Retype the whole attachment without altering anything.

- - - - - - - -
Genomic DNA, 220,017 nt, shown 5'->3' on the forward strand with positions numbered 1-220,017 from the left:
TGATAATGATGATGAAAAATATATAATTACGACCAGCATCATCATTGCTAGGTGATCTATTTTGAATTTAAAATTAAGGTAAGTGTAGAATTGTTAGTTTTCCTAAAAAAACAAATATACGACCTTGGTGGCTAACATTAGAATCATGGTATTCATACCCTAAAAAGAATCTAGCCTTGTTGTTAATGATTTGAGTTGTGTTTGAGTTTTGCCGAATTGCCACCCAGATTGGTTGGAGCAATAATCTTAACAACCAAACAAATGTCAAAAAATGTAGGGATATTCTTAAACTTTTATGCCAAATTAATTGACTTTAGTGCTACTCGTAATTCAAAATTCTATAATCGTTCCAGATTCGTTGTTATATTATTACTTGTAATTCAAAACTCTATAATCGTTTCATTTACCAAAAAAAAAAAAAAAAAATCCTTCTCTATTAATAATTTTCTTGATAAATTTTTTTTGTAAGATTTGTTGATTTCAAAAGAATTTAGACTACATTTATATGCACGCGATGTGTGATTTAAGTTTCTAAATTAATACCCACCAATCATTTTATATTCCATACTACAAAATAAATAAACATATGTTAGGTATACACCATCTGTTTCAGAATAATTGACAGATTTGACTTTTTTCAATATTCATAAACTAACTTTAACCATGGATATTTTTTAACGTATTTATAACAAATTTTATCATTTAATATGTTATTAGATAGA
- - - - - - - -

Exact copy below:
Genomic DNA, 220,017 nt, shown 5'->3' on the forward strand with positions numbered 1-220,017 from the left:
TGATAATGATGATGAAAAATATATAATTACGACCAGCATCATCATTGCTAGGTGATCTATTTTGAATTTAAAATTAAGGTAAGTGTAGAATTGTTAGTTTTCCTAAAAAAACAAATATACGACCTTGGTGGCTAACATTAGAATCATGGTATTCATACCCTAAAAAGAATCTAGCCTTGTTGTTAATGATTTGAGTTGTGTTTGAGTTTTGCCGAATTGCCACCCAGATTGGTTGGAGCAATAATCTTAACAACCAAACAAATGTCAAAAAATGTAGGGATATTCTTAAACTTTTATGCCAAATTAATTGACTTTAGTGCTACTCGTAATTCAAAATTCTATAATCGTTCCAGATTCGTTGTTATATTATTACTTGTAATTCAAAACTCTATAATCGTTTCATTTACCAAAAAAAAAAAAAAAAAATCCTTCTCTATTAATAATTTTCTTGATAAATTTTTTTTGTAAGATTTGTTGATTTCAAAAGAATTTAGACTACATTTATATGCACGCGATGTGTGATTTAAGTTTCTAAATTAATACCCACCAATCATTTTATATTCCATACTACAAAATAAATAAACATATGTTAGGTATACACCATCTGTTTCAGAATAATTGACAGATTTGACTTTTTTCAATATTCATAAACTAACTTTAACCATGGATATTTTTTAACGTATTTATAACAAATTTTATCATTTAATATGTTATTAGATAGA